After encouraging a very sleepy Paul to get ready as quickly as possible, we grabbed a quick cup of some of the weakest coffee ever from the hotel breakfast bar and then headed downstairs. The coffee was quickly tossed with the hopes that we would fine something a little stronger as we made our way through the city. First, we checked out the beautiful flower shops where I saw more exquisite orchids in one place than I've ever seen in my life. I also met a couple stray cats that were really friendly and in need of a little affection. Paul was a bit annoyed that I spent about 15 minutes playing with the cats instead of getting on with the rest of our sight-seeing. "I didn't take you all the way to New York just so you could pet a cat," he grumbled as he hurried me along down the sidewalk and away from my feline friends.

Our first stop was to pick up bagels and lox from a bakery on our way to Central Park. We found a promising place, waited in line for about 20 minutes, and then headed to the park with our bag of goodies. I was shocked by the sharp juxtaposition between the busy city street with the honking horns and pushy people and the sudden tranquil beauty and quiet of Central Park. Almost as soon as you enter the park, you get the feeling that you are no longer in the middle of a large city but in a quaint, remote park in the country. It's so quiet, so beautiful, and such a different landscape compared to the rest of the city - there is grass, ponds, streams, hills, and tall trees! As we made our way through the beginning of the park, just past the golden statue of William Tecumseh Sherman, I was in total of awe of the beauty of the landscape. It was breathtaking. Paul and I barely spoke as we walked through the first half mile of the park. We nearly forgot about our breakfast, but quickly found a bench to eat it. The verdict? Best bagels and lox ever.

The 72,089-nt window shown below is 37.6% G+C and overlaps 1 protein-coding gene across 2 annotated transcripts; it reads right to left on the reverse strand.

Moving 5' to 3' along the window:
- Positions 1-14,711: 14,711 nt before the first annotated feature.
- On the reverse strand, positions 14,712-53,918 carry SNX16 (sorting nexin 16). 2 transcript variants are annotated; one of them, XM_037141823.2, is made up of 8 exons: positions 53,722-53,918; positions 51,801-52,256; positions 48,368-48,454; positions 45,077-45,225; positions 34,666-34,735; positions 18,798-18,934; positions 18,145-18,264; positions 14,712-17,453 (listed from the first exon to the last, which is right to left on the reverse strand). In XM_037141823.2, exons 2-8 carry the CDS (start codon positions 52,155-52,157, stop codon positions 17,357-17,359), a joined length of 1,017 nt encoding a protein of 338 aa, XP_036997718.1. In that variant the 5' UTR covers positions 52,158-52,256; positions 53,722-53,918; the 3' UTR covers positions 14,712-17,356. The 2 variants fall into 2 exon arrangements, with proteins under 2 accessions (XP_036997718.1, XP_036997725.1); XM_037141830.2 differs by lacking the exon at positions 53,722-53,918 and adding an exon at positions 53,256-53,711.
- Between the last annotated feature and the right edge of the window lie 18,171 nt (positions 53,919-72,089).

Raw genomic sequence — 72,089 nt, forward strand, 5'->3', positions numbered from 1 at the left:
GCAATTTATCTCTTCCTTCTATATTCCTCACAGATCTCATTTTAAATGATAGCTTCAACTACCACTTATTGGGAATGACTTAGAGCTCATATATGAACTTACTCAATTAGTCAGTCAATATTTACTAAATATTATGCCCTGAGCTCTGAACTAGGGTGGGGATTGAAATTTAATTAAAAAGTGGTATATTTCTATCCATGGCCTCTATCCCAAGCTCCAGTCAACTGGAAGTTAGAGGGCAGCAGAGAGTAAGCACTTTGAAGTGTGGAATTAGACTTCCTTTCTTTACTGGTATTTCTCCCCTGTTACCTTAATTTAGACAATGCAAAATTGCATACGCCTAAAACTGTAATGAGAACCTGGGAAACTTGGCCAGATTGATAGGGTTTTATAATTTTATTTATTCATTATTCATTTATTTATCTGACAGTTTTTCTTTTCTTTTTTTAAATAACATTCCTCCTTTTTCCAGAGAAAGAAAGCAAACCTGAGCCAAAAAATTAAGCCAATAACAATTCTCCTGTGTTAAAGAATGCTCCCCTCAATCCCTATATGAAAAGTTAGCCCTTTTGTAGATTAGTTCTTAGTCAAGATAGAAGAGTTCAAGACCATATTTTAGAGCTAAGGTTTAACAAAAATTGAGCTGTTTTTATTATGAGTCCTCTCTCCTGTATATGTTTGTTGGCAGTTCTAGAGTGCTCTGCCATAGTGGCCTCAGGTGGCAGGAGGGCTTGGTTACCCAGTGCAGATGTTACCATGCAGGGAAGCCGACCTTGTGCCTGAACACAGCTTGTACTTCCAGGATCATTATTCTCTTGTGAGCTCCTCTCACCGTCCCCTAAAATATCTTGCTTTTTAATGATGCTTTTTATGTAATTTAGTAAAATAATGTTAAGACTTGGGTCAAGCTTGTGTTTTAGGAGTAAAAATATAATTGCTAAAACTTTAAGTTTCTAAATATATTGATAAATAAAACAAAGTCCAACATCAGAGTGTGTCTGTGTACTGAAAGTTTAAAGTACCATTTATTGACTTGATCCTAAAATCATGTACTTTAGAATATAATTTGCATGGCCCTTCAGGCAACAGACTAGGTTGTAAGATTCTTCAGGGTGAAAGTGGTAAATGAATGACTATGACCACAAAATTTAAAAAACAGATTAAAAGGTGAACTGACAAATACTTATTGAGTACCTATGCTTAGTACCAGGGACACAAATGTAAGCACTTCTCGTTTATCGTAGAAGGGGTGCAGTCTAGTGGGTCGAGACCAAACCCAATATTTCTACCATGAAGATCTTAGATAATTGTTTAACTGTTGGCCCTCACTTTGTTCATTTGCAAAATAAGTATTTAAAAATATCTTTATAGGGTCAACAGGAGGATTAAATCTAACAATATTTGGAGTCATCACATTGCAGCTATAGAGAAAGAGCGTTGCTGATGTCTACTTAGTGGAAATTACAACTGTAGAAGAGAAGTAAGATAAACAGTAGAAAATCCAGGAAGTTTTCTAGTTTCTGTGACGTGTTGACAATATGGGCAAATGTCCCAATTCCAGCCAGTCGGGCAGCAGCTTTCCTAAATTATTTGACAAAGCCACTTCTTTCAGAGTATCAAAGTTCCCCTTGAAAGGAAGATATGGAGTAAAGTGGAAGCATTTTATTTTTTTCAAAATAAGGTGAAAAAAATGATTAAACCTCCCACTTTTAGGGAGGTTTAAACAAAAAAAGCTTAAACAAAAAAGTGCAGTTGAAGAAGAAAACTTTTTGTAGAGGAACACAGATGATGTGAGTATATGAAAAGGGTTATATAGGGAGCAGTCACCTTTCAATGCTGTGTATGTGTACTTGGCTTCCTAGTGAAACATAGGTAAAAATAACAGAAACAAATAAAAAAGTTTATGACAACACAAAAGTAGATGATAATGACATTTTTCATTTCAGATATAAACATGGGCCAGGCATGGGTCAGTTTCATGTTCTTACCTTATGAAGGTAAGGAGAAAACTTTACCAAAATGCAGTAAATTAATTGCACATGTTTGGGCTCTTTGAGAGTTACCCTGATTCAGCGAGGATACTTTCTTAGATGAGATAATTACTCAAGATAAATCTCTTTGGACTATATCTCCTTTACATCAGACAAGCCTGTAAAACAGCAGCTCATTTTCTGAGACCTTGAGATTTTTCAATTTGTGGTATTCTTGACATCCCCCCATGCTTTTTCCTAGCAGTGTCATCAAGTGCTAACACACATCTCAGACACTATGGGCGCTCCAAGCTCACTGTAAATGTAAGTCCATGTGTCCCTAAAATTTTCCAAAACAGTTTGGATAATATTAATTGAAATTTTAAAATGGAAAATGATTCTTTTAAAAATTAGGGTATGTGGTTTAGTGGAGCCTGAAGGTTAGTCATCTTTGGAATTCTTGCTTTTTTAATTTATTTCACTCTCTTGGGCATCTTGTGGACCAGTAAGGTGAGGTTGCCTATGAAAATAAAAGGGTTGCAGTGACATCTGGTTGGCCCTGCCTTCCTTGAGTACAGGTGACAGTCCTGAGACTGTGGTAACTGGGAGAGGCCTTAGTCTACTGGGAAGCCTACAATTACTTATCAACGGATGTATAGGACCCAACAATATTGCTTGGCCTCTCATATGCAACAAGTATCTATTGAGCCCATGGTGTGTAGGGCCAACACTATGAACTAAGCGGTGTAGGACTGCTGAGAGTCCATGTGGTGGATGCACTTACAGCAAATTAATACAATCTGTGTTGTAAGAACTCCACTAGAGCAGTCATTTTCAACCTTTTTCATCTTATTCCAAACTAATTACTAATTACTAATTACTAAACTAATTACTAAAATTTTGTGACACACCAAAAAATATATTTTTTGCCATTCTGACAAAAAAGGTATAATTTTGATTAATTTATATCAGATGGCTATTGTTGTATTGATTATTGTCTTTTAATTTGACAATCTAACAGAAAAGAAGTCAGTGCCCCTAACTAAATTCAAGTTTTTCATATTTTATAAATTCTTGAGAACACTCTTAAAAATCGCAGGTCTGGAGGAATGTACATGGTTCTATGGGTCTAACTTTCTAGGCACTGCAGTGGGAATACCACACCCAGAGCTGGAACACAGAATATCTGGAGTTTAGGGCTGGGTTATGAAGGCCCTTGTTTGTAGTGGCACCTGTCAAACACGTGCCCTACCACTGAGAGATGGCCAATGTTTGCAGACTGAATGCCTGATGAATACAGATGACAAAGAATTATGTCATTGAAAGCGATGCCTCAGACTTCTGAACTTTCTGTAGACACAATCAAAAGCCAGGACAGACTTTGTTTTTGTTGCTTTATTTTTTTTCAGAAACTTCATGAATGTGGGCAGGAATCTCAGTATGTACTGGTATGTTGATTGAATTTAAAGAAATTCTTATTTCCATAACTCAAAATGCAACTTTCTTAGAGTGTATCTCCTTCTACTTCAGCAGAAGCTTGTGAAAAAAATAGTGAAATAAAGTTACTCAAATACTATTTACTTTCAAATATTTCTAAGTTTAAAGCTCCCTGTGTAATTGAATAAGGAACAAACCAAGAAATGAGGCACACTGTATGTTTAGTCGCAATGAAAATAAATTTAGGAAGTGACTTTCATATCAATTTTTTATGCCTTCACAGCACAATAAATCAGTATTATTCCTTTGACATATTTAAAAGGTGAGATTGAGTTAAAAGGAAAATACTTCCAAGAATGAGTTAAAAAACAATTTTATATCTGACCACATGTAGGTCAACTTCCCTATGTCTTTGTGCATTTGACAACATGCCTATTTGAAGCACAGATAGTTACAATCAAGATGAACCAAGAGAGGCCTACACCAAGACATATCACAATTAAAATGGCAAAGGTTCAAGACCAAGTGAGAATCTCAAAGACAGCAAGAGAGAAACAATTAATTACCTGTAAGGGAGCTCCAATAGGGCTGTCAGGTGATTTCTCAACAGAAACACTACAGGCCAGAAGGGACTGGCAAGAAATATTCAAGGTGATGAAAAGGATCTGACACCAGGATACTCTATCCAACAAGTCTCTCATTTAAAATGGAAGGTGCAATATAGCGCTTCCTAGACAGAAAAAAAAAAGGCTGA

After wolfing down our breakfast, we continued making our way through the park. After a bit more exploring, it is safe to conclude one thing: it is very, very possible to get run over by a pack of bikers in Central Park. Almost happened to me on a half dozen occasions.

We also discovered that there weren't any really good coffee places near the park. Paul was really having a hard time functioning without caffeine but he put up with me dragging him all over Central Park before begged for us to take a detour and go find a coffee shop. After the Jackie Onassis reservoir, we headed into the Upper West Side in search of coffee and found it just before the skies opened up and began pelting the earth with big, plump raindrops. The coffee was amazing and certainly perked us up, as did the nice, quiet respite from the rain in the comfortable, chic coffeehouse. The rain was short-lived and we were soon back outside.

We decided to meander through the Upper West Side a bit, taking in the architecture of the residences and window-shopping. As we were strolling through one residential district, we noticed that the street was blocked off by security and that movie cameras were filming a scene on the steps of an apartment building just ahead of us. We were told to keep walking and to look as natural as possible so as not to ruin the shot. I so wanted to take a closer look to see if I could tell what exactly was being filmed, but we were told to hurry along while facing forward. Every time I tried to turn my head ever-so-slightly to satisfy my nosy personality, Paul squeezed my hand tightly and whispered through gritted teeth, "They said ACT NATURAL." Well, isn't it natural to want to know what all the cameras were being used for?

We finished our tour of the Upper West Side by visiting some of the bakeries that have produced my favorite baking books and shared a marvelous banana pudding at Magnolia Bakery while gazing out at the people hurrying past. By this time, it was only noon and we already felt like we had crammed quite a bit of sightseeing into our visit. The best was yet to come!

Stay Tuned for Part II...